Consumer confidence has improved to its best level of the year on rising trust in the economy and financial security.
The Westpac McDermott-Miller Consumer Confidence index was up nearly seven points in December, reversing the drop seen over the past year, and it leaves the index around its long term average level.
Consumers were more upbeat about their own financial position, the short and long term outlook for the economy, and are more confident about buying a big ticket item.
Westpac senior economist Satish Ranchhod said the rise in confidence follows lower mortgage rates, and an improving housing market, and was seen across the country.
"Those developments are likely to have left many households feeling more optimistic about how their personal financial position is shaping up," he said.
The rise did not appear to just be a case of holiday euphoria either, with historical data showing confidence was just as likely to fall as it is to rise in December.
The number of households who expected to be better off financially in the coming year rose to its highest level since 2009, however, housing affordability remained a concern for some, and they were likely those who did not own a home.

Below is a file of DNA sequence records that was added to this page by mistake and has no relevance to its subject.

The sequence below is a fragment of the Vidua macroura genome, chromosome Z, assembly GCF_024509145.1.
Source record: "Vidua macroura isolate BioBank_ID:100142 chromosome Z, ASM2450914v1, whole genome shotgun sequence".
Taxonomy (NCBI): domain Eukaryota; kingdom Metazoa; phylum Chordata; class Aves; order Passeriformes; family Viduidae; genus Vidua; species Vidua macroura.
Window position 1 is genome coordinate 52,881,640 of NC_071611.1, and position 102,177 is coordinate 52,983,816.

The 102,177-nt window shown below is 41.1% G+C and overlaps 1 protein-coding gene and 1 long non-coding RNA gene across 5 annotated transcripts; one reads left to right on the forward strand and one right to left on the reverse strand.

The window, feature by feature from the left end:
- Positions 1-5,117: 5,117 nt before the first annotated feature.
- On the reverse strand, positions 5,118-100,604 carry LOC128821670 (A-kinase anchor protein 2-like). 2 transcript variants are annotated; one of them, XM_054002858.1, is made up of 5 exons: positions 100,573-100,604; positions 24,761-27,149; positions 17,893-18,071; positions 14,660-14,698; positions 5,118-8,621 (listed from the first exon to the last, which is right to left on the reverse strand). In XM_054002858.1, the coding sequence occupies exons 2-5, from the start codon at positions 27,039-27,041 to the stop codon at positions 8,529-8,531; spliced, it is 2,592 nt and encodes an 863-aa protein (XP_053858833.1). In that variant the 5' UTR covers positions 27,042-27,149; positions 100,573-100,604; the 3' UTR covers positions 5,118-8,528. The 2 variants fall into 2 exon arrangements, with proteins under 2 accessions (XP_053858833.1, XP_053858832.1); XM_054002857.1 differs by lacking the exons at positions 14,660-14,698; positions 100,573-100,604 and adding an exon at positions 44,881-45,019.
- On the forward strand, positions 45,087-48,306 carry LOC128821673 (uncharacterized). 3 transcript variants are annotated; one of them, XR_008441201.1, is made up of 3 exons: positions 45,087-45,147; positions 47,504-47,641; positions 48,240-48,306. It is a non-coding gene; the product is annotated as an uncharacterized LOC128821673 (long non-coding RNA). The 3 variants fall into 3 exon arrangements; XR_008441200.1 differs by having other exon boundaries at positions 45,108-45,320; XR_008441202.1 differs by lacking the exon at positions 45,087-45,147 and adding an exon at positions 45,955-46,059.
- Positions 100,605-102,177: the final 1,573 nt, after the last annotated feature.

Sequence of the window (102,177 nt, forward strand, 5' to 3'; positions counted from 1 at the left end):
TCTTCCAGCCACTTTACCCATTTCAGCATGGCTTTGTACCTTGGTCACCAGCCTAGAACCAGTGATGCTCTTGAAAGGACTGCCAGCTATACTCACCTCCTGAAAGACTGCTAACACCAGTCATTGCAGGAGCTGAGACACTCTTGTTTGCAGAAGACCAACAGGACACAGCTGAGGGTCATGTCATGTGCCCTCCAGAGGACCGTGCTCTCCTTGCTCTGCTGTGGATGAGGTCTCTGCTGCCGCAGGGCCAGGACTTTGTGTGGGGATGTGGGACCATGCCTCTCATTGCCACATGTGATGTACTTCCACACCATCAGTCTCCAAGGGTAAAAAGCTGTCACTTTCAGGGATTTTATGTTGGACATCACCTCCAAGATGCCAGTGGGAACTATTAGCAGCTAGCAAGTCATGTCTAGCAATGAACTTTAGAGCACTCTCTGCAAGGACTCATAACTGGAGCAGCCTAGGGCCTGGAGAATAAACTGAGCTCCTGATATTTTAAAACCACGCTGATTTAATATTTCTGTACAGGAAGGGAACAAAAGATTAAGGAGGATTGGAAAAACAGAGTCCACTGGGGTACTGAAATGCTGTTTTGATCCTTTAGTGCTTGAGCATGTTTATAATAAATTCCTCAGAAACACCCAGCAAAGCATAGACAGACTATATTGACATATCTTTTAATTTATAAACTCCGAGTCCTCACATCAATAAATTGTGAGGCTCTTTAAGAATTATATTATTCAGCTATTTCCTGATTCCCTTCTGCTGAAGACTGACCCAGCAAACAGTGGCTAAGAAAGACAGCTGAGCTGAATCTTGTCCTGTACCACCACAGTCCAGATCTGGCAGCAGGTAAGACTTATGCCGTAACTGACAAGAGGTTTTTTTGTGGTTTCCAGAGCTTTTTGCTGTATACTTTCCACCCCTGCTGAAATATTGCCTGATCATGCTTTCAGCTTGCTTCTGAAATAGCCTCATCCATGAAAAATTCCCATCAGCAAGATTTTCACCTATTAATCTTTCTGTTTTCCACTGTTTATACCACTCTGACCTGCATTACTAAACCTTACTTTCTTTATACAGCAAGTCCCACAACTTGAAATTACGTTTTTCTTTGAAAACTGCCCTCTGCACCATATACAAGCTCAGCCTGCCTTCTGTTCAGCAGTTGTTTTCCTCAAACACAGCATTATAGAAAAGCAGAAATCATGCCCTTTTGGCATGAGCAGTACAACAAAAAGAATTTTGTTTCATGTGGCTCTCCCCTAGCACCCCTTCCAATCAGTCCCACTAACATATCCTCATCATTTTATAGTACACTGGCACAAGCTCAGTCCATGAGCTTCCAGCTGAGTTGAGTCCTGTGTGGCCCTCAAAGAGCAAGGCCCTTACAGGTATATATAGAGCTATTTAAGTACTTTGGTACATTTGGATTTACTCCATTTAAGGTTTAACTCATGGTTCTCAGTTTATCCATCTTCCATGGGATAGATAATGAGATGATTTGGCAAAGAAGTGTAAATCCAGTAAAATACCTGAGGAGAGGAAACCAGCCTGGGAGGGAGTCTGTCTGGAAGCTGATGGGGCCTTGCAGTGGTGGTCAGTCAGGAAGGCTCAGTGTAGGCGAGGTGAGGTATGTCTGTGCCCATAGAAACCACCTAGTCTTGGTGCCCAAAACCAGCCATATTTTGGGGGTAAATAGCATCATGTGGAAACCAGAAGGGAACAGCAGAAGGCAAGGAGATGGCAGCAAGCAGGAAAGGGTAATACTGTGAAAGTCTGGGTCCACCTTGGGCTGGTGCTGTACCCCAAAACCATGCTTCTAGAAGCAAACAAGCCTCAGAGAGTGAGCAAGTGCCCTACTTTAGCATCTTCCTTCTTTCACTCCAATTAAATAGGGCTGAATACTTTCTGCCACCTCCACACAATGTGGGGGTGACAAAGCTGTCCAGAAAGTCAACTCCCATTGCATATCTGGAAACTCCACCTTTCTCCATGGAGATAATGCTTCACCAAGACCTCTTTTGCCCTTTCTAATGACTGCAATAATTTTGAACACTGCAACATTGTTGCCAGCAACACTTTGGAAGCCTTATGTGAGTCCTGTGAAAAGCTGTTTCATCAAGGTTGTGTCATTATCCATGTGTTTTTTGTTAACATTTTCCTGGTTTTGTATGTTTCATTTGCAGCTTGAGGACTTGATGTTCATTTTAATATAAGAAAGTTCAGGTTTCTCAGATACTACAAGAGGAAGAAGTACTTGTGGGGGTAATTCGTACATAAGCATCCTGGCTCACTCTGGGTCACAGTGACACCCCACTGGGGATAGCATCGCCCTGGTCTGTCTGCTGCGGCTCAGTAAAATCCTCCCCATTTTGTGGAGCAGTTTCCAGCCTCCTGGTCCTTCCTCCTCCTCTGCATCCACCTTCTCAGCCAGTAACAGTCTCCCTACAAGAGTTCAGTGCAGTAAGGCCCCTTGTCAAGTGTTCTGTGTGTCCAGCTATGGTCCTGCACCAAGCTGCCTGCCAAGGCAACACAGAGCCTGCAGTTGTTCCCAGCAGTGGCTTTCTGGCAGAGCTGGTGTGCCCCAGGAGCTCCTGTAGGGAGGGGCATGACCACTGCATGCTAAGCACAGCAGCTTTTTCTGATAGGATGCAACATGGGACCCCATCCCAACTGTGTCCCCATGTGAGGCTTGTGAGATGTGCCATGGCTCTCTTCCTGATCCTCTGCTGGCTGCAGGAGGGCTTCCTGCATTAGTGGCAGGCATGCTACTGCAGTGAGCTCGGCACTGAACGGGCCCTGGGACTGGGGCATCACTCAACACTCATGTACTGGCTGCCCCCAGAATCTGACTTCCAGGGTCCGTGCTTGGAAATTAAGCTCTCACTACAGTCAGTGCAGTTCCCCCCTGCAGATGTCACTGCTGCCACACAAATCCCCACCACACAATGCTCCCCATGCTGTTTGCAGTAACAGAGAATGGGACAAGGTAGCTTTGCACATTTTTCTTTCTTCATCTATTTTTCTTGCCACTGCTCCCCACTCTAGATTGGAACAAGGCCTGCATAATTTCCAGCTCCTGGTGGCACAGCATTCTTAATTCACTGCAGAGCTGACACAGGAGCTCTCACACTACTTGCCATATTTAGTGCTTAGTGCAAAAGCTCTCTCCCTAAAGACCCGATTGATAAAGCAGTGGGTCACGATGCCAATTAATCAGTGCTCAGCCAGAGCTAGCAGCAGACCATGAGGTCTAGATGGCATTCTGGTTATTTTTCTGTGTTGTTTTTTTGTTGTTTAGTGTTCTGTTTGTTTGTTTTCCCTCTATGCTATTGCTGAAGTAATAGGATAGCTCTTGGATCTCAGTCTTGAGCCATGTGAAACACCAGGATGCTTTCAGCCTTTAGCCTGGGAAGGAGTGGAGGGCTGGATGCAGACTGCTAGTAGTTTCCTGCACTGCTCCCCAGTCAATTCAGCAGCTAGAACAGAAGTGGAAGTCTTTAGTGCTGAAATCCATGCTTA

"This may be one reason why even though confidence is up among all groups, the rise is most pronounced among those households on higher incomes," Ranchhod said.
Christmas spend up
The rise in consumer confidence boded well for retailers ahead of the crucial holiday shopping season, Ranchhod said.
"The proportion of households who think now is a good time to make a major purchase jumped higher in December and the numbers who have been ramping up their spending on entertainment activities remains at firm levels."
He expected the strength in spending appetites to continue into the new year.
Business confidence also up
It's not just consumers feeling more positive about the future - business confidence has improved to its best level in two years, but remains pessimistic.
The ANZ Business Outlook for December shows a net 13 percent of businesses expect conditions to deteriorate in the year ahead, half last month's pessimism level.
Individual businesses' confidence in their own outlook rose to a net 17 percent expecting to do better, the best level since April last year.
Firms expect to invest, hire staff, and export more, with fewer expecting profits to fall.
ANZ's chief economist Sharon Zollner said the lower interest rates and good commodity prices are supporting the economy, although headwinds at home and abroad persist.